Speaking from experience, long distance relationships are NOT easy. They take trust, patience, & a whole lot of creativity. Speaking with a relationship guru, we discovered a few secret ingredients to make your LDR thrive!
If you find yourself in a long distance relationship, congrats! They’re not easy, so you’re clearly not taking the easy way out when it comes to your love life. I myself was in an LDR for four years during college so I feel your agony! The good news is, they ARE survivable, and if the two of you come out of it on the other side, your relationship will undoubtedly be a heck of a lot stronger and more mature. In other words, if you put in the work, LDRs are definitely worth it. After years of doing the long distance thing, my BF and I have been living in the same city now for three years, and yes, we are still together. We’re not the only success story though.
Speaking with Rhonda Findling, relationship expert and author of the bestselling and internationally acclaimed Don’t Call That Man! A Survival Guide To Letting Go, we narrowed LDR success down to six major factors. Not only is it important to keep your romance alive — hello Skype dates — but it’s also essential for every healthy LDR to have respect and trust among other things. For starters, Rhonda suggests jumping in feet first, and being unafraid to put in real work.
“You have to make an effort. You can’t be casual about a long distance relationship,” Rhonda told us. “I think a mistake is to not put a lot of effort into it. There has to be a certain amount of commitment involved — if there isn’t, it will turn into a disaster. Essentially, you have to be very aware.” Rhonda also explained the importance of communication. Because you’re not seeing each other as much face-to-face, you’re going to have to rely on a lot of texting and emailing. “You have to be careful with what you’re saying and how you’re saying it,” Rhonda said. “Things can easily be misconstrued over technological devices.”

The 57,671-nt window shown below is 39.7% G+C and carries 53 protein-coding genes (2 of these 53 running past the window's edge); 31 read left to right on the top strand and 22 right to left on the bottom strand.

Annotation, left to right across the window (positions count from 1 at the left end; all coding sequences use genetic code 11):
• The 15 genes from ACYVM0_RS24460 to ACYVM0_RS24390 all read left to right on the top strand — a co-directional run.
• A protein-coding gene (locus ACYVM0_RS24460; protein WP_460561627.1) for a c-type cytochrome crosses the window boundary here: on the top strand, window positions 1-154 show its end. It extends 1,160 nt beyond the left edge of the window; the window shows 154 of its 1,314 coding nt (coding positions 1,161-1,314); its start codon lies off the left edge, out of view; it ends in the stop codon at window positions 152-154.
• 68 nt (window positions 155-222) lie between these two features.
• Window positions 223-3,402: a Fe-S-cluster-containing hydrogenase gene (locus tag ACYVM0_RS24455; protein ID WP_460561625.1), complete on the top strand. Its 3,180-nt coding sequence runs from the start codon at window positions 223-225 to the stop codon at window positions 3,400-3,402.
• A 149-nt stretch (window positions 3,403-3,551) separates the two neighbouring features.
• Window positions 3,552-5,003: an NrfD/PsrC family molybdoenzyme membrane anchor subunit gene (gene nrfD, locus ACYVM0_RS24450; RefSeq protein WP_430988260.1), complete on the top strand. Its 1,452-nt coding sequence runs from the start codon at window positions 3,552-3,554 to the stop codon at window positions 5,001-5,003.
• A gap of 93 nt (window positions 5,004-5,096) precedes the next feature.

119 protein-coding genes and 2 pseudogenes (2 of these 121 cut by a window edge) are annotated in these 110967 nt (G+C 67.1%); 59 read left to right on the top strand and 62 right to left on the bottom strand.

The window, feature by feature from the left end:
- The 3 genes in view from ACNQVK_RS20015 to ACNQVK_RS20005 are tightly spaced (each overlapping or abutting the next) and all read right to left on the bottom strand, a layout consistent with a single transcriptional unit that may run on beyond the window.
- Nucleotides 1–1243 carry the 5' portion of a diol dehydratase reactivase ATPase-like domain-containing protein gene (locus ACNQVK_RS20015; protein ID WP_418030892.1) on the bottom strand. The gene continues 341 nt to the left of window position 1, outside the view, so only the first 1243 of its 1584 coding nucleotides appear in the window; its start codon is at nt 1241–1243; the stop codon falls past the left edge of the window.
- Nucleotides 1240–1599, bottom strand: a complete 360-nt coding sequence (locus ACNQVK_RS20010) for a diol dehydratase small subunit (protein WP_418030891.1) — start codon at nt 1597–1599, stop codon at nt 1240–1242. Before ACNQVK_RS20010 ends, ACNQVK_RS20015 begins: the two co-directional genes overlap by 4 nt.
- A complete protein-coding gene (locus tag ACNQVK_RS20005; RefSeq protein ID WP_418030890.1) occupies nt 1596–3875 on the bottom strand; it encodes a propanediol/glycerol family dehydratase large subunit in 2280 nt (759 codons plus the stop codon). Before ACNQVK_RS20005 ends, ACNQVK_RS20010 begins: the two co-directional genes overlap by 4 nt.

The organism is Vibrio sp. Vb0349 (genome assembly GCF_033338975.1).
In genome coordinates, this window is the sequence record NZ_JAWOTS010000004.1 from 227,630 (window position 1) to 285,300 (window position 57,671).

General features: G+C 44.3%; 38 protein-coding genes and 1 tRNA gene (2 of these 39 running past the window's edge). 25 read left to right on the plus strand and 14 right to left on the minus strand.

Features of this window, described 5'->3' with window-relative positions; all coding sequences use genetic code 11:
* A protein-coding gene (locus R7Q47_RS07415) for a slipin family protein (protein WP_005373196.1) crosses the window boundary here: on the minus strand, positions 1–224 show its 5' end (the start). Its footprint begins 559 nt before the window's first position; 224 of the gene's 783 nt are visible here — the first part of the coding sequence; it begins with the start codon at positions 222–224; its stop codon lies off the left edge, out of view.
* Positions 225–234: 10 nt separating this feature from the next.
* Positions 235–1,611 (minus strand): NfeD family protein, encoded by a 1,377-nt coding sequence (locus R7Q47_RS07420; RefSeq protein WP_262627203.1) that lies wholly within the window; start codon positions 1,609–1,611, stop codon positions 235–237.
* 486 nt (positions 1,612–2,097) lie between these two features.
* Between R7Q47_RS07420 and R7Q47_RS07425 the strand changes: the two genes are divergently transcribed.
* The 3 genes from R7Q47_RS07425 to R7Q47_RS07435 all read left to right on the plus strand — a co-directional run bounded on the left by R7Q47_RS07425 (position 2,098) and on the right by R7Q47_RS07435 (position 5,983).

For relationship expert Parrott Les, the number one mistake an LDR couple can make is falling into a rut. “When the relationship is long distance it’s easy to simply phone or FaceTime around the same time every day and simply report in on your day. Blah. Keep it lively. Surprise each other. Send an unexpected message or a little gift,” Parrott advised. Even better, build a strategy together. “Make a plan that fits your personalities,” Parrott suggested. “For example, you might both read the same book and discuss it when you connect. You may even want to take a little relationship assessment to help you grow stronger while you’re apart (see DeepLoveAssessment.com). The point is to help your relationship grow deeper and stronger while you are apart.” And on that note, our first tip:
Tip #1: Be strategic. Make sure to plan when you’re going to see each other in person next. This not only shows commitment, but it gives both you and your partner something to look forward to. “I think it’s really good to be very structured about when you’re going to see each other. I think it creates a lot of anxiety when you don’t know — when your time together is too up in the air,” Rhonda said. “The best thing to do is to plan the next time you’re going to actually see each other in person. And then follow through.” This should essentially be a never-ending discussion and, in most circumstances, you should never NOT know when you’ll see each other next.
Tip #2: Still go on dates. Just because you can’t physically go to the movies arm-in-arm doesn’t mean you have to ditch romance all together. Have a Skype dinner date where you set up a certain time to eat while you unwind from your day and video chat. Watch a movie or TV show together over the phone — although you can’t snuggle, you’ll have someone to talk about it with afterward. Make it a routine to call your partner every day on your way home from school or work — or maybe right before bed. Making time for each other is even MORE important when you’re not automatically going to see them every night. But as Parrott said, make sure to keep things fresh!